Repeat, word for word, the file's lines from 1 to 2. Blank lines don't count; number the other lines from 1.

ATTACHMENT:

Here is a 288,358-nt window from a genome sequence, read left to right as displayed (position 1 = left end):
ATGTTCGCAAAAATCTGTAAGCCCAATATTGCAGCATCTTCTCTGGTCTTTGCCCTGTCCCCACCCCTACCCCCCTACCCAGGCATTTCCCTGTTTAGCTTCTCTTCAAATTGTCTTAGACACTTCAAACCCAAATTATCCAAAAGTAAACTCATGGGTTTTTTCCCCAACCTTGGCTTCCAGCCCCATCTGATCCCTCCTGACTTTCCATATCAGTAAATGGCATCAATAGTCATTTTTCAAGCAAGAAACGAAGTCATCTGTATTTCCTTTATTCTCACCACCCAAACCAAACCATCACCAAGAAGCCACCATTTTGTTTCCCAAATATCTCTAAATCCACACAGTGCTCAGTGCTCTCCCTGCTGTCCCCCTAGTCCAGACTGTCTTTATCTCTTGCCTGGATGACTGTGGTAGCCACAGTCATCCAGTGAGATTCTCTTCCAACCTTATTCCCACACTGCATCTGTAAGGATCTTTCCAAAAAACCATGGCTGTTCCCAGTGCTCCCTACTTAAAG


Here is a 288,358-nt window from a genome sequence, read left to right as displayed (position 1 = left end):
ATGTTCGCAAAAATCTGTAAGCCCAATATTGCAGCATCTTCTCTGGTCTTTGCCCTGTCCCCACCCCTACCCCCCTACCCAGGCATTTCCCTGTTTAGCTTCTCTTCAAATTGTCTTAGACACTTCAAACCCAAATTATCCAAAAGTAAACTCATGGGTTTTTTCCCCAACCTTGGCTTCCAGCCCCATCTGATCCCTCCTGACTTTCCATATCAGTAAATGGCATCAATAGTCATTTTTCAAGCAAGAAACGAAGTCATCTGTATTTCCTTTATTCTCACCACCCAAACCAAACCATCACCAAGAAGCCACCATTTTGTTTCCCAAATATCTCTAAATCCACACAGTGCTCAGTGCTCTCCCTGCTGTCCCCCTAGTCCAGACTGTCTTTATCTCTTGCCTGGATGACTGTGGTAGCCACAGTCATCCAGTGAGATTCTCTTCCAACCTTATTCCCACACTGCATCTGTAAGGATCTTTCCAAAAAACCATGGCTGTTCCCAGTGCTCCCTACTTAAAG